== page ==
Economy & Business

Repeal This Tax on Factory Jobs

A worker cuts a piece from a steel coil at the Novolipetsk Steel PAO steel mill in Farrell, Penn., March 9, 2018. (Aaron Josefczyk/Reuters)

In May, steel prices hit record highs — not only that, they exceeded the previous record high by about 50 percent, pushing up already-rising prices on everything from buildings to automobiles. That high price is paid by every American business that builds or manufactures — and by every American consumer, too.

It is time to get rid of the tariffs.

Tariffs on steel and aluminum were a nitwit policy in the Trump administration, and they are a nitwit policy in the Biden administration — if anything, nitwittier, given the inflation news.

A handful of politically connected American businesses gain substantially from the protectionist measures, but many, many more businesses suffer. There are many more U.S. businesses that use steel and aluminum — to manufacture everything from automobiles to airplanes to cans of beer — than there are businesses that sell steel. Many more workers and more wages are dependent on the steel-consuming businesses than the steel-producing ones. People who say they care about blue-collar factory jobs should be those calling loudest to repeal this tax on American manufacturing.

But where this matter is concerned, the Biden administration lacks judgment or courage — or both.

President Biden is in part a hostage to his own campaign mythology — the blue-collar guy from Scranton — and all the hokum that goes along with it. Steel jobs are a sensitive subject in Pennsylvania, where Biden lived for part of his childhood and which is central to his regular-guy narrative. Donald Trump liked to talk about China, but the tariffs also hit steel and aluminum coming from allies in the European Union, Canada, and elsewhere. The White House has promised to “review” the tariffs but is making no promises, and the United Steelworkers Union demands that they stay in place — and Biden is not much inclined to go his own way against the union bosses.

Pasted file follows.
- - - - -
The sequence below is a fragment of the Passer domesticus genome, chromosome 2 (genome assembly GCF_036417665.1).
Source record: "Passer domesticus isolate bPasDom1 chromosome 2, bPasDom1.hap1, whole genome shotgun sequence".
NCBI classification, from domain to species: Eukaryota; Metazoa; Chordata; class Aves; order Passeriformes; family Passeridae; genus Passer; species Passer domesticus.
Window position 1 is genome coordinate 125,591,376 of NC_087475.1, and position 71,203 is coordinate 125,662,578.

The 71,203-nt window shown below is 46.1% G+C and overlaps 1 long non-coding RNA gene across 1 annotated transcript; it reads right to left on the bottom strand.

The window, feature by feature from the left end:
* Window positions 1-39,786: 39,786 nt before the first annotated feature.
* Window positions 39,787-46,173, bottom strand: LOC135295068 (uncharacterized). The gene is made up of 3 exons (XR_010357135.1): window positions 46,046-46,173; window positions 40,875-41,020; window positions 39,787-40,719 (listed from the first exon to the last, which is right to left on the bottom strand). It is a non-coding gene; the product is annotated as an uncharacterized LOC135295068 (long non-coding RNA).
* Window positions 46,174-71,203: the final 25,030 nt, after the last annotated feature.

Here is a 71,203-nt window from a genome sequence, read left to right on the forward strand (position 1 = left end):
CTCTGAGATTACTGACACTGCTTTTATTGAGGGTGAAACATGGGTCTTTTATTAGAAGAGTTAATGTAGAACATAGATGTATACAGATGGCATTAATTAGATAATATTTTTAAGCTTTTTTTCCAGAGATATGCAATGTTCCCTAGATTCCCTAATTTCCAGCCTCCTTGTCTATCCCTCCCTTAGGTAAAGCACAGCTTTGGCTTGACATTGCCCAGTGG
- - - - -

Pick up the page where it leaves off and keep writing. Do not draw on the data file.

Naturally, the steelmakers themselves want to remain protected from competition from all those ruthless, race-to-the-bottom companies exploiting the defenseless low-wage workers of . . . uh, Germany.

Major manufacturing concerns such as machine-parts fabricators are in an impossible position: They can either absorb the higher prices themselves and thereby bleed profits and capital, or they can raise their prices and watch their customers go overseas to source their needs. Machine parts and industrial components are one of the biggest and most profitable export businesses in the country. But the artificially high price of steel eats into the other major U.S. exports, too, from aircraft to farm products to oil and gas.

One of the great stupidities of these tariffs, the foundational stupidity of them, is Washington’s inability to consider the fact that tariffs on steel and aluminum augment the profits of steelmakers and aluminum producers by taking income away from other American businesses. Tariffs don’t make the challenge go away — they just shift the costs to other American employers and other American workers.

The tariffs aren’t the only reason for high prices. Pent-up demand from the lockdowns, non-tariff trade disruptions, and other factors are in play. But when prices are at record highs and destructive inflation already is raising its head, it is bad policy to make the problem worse by making American manufacturers hostages to the short-term interests of a few politically influential companies and Democratic special-interest groups. These aren’t characters from a Bruce Springsteen song we’re talking about — these are companies in the S&P 500.

And we wish them well, but we would prefer not to tax every American factory on their behalf.

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